“The Susans are a greedy plant, often the first to thrive in scorched, devastated earth. Pretty, but competitive, like cheerleaders. They live to crowd out the others.”
Nearly twenty years ago Tessa Cartwright was labeled “the lucky one.” Rather than dying with the other ladies who occupied the ditch in which she was dumped, Tessa was rescued. Since then she got on with life as best as she could. She made a life for herself, had a daughter, forged a successful career. But as the countdown begins to the execution of her “monster,” Tessa begins doubting if he actually committed the murders at all – especially when she discovers some new plants growing outside her winder. In February . . .
Gak! I hate reviewing mystery/thrillers – especially the ones I really enjoyed reading. Obviously I can’t say much of anything or I’ll ruin everything and NO once again this wasn’t the next Gone Girl (not nearly twisted enough). However, it was good. The mystery wasn’t handed out on a silver platter, and even if figured out early I don’t think it would stop many people from still enjoying the story. The writing was above par (especially for a mystery/suspense/thriller/whatever) . . .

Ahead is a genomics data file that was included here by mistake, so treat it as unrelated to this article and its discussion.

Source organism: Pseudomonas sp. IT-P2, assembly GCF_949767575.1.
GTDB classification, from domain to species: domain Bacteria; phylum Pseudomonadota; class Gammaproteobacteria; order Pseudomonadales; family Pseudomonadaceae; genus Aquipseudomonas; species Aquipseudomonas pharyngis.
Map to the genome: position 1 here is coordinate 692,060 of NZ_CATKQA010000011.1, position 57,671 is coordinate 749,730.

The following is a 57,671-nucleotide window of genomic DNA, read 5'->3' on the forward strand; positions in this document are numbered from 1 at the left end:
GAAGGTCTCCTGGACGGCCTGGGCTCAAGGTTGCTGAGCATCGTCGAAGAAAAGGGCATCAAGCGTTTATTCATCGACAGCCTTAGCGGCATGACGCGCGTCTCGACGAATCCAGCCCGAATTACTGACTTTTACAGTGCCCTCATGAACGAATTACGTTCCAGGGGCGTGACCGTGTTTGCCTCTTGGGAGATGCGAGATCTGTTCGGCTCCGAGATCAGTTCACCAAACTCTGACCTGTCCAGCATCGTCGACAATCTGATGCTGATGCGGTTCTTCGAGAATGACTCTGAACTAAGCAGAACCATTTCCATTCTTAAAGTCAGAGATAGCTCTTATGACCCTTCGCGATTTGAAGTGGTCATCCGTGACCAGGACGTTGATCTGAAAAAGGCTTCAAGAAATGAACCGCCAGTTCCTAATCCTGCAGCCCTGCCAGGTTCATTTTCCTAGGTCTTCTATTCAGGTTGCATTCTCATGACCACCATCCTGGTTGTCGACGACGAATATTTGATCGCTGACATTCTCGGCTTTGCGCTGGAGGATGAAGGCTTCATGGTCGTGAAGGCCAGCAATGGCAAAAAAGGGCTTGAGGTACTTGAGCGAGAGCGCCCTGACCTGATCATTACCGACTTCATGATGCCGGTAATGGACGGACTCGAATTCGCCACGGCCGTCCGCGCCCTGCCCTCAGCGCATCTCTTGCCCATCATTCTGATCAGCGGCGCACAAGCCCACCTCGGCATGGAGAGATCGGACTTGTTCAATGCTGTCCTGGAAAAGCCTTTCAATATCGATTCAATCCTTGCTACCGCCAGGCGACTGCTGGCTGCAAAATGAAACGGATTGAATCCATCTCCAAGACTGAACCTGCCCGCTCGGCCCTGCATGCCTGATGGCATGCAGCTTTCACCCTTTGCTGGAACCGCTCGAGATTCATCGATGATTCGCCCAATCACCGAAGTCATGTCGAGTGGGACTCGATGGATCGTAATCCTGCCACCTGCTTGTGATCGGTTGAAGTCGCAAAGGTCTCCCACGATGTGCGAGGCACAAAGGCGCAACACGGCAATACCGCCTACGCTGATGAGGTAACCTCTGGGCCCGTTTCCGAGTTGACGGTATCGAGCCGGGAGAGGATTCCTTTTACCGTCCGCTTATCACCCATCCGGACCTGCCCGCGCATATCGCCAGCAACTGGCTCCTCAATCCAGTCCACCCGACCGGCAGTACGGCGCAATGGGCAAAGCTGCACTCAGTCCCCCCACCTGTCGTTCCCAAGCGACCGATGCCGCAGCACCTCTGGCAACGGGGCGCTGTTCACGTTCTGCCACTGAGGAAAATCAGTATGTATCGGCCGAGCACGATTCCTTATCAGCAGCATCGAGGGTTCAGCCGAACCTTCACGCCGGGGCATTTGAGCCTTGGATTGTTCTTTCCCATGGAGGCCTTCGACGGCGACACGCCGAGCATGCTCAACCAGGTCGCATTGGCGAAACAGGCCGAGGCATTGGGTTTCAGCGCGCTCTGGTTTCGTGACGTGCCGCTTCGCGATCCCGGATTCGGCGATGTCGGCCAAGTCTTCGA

“What if your monster opened the door right now and walked in? Sat down. Confessed everything. You could see his face. Know his name, where he grew up, if his mother loved him, if his dad beat him, whether he was popular in high school, whether he loved his dog or killed his dog. Imagine he sat in that chair right over there, three feet away, and answered EVERY SINGLE ONE OF YOUR QUESTIONS. Would it really make any difference? Is there any answer that could satisfy you? Make you feel better? . . .
I don’t want to have a conversation with my monster. I just want him dead.”
Black Eyed Susans gets a solid 4 Stars from me – which is pretty rare. Most thrillers get 3 at best from my stingy self. While I was impressed that this book didn’t go 100% Scooby Doo and actually included forensic science and attorneys trying to save the accused serial killer from walking the Green Mile, there were still moments of Tessa sleuthing on her own. And while the pace stayed consistent and the story never lagged, the “a ha” moment dragged out until the last second due to Tessa refusing to use some of the tools she had at her fingertips which could have wrapped things up in a one-hour episode . . .
All in all, though, a very good read that I would recommend to mystery lovers.
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